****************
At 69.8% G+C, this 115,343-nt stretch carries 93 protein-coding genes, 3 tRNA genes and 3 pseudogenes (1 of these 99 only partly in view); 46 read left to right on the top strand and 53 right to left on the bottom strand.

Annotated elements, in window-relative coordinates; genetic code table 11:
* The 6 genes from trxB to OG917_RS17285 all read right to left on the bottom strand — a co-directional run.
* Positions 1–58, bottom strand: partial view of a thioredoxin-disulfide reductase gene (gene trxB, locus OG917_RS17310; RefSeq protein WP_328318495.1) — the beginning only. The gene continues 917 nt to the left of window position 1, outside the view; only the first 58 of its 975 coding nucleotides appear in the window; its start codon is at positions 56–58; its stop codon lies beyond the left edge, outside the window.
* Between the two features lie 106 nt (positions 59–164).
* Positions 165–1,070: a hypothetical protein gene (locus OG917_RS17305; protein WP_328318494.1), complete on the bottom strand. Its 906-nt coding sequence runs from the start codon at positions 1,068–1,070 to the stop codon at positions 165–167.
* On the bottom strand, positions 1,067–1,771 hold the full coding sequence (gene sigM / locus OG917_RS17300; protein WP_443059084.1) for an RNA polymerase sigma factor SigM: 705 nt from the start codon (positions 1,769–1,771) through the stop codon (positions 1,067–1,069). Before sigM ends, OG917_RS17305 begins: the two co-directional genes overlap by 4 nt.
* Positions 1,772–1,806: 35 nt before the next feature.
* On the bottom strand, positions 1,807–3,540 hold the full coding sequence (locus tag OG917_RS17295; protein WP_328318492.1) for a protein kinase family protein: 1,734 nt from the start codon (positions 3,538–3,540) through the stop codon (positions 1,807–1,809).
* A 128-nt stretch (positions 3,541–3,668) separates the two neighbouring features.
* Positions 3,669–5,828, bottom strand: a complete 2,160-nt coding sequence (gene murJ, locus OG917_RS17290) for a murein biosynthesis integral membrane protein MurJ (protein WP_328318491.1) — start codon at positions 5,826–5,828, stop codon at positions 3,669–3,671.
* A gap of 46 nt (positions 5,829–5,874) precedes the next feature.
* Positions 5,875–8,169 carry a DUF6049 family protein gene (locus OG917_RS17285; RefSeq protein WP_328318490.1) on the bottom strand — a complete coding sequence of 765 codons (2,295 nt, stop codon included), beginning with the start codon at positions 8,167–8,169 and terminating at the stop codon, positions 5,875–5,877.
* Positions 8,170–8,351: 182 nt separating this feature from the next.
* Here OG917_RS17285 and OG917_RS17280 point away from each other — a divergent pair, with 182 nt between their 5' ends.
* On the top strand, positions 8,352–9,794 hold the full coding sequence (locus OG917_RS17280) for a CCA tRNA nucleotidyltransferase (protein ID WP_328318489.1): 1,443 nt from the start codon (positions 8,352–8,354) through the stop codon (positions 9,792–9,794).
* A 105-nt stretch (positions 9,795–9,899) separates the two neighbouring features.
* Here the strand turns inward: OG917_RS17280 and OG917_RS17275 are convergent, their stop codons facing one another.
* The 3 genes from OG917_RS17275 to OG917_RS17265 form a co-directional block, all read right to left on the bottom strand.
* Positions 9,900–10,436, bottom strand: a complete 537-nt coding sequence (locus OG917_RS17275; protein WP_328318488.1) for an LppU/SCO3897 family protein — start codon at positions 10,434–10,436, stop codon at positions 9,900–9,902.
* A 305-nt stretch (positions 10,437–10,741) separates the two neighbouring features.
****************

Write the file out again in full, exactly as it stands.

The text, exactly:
At 69.8% G+C, this 115,343-nt stretch carries 93 protein-coding genes, 3 tRNA genes and 3 pseudogenes (1 of these 99 only partly in view); 46 read left to right on the top strand and 53 right to left on the bottom strand.

Annotated elements, in window-relative coordinates; genetic code table 11:
* The 6 genes from trxB to OG917_RS17285 all read right to left on the bottom strand — a co-directional run.
* Positions 1–58, bottom strand: partial view of a thioredoxin-disulfide reductase gene (gene trxB, locus OG917_RS17310; RefSeq protein WP_328318495.1) — the beginning only. The gene continues 917 nt to the left of window position 1, outside the view; only the first 58 of its 975 coding nucleotides appear in the window; its start codon is at positions 56–58; its stop codon lies beyond the left edge, outside the window.
* Between the two features lie 106 nt (positions 59–164).
* Positions 165–1,070: a hypothetical protein gene (locus OG917_RS17305; protein WP_328318494.1), complete on the bottom strand. Its 906-nt coding sequence runs from the start codon at positions 1,068–1,070 to the stop codon at positions 165–167.
* On the bottom strand, positions 1,067–1,771 hold the full coding sequence (gene sigM / locus OG917_RS17300; protein WP_443059084.1) for an RNA polymerase sigma factor SigM: 705 nt from the start codon (positions 1,769–1,771) through the stop codon (positions 1,067–1,069). Before sigM ends, OG917_RS17305 begins: the two co-directional genes overlap by 4 nt.
* Positions 1,772–1,806: 35 nt before the next feature.
* On the bottom strand, positions 1,807–3,540 hold the full coding sequence (locus tag OG917_RS17295; protein WP_328318492.1) for a protein kinase family protein: 1,734 nt from the start codon (positions 3,538–3,540) through the stop codon (positions 1,807–1,809).
* A 128-nt stretch (positions 3,541–3,668) separates the two neighbouring features.
* Positions 3,669–5,828, bottom strand: a complete 2,160-nt coding sequence (gene murJ, locus OG917_RS17290) for a murein biosynthesis integral membrane protein MurJ (protein WP_328318491.1) — start codon at positions 5,826–5,828, stop codon at positions 3,669–3,671.
* A gap of 46 nt (positions 5,829–5,874) precedes the next feature.
* Positions 5,875–8,169 carry a DUF6049 family protein gene (locus OG917_RS17285; RefSeq protein WP_328318490.1) on the bottom strand — a complete coding sequence of 765 codons (2,295 nt, stop codon included), beginning with the start codon at positions 8,167–8,169 and terminating at the stop codon, positions 5,875–5,877.
* Positions 8,170–8,351: 182 nt separating this feature from the next.
* Here OG917_RS17285 and OG917_RS17280 point away from each other — a divergent pair, with 182 nt between their 5' ends.
* On the top strand, positions 8,352–9,794 hold the full coding sequence (locus OG917_RS17280) for a CCA tRNA nucleotidyltransferase (protein ID WP_328318489.1): 1,443 nt from the start codon (positions 8,352–8,354) through the stop codon (positions 9,792–9,794).
* A 105-nt stretch (positions 9,795–9,899) separates the two neighbouring features.
* Here the strand turns inward: OG917_RS17280 and OG917_RS17275 are convergent, their stop codons facing one another.
* The 3 genes from OG917_RS17275 to OG917_RS17265 form a co-directional block, all read right to left on the bottom strand.
* Positions 9,900–10,436, bottom strand: a complete 537-nt coding sequence (locus OG917_RS17275; protein WP_328318488.1) for an LppU/SCO3897 family protein — start codon at positions 10,434–10,436, stop codon at positions 9,900–9,902.
* A 305-nt stretch (positions 10,437–10,741) separates the two neighbouring features.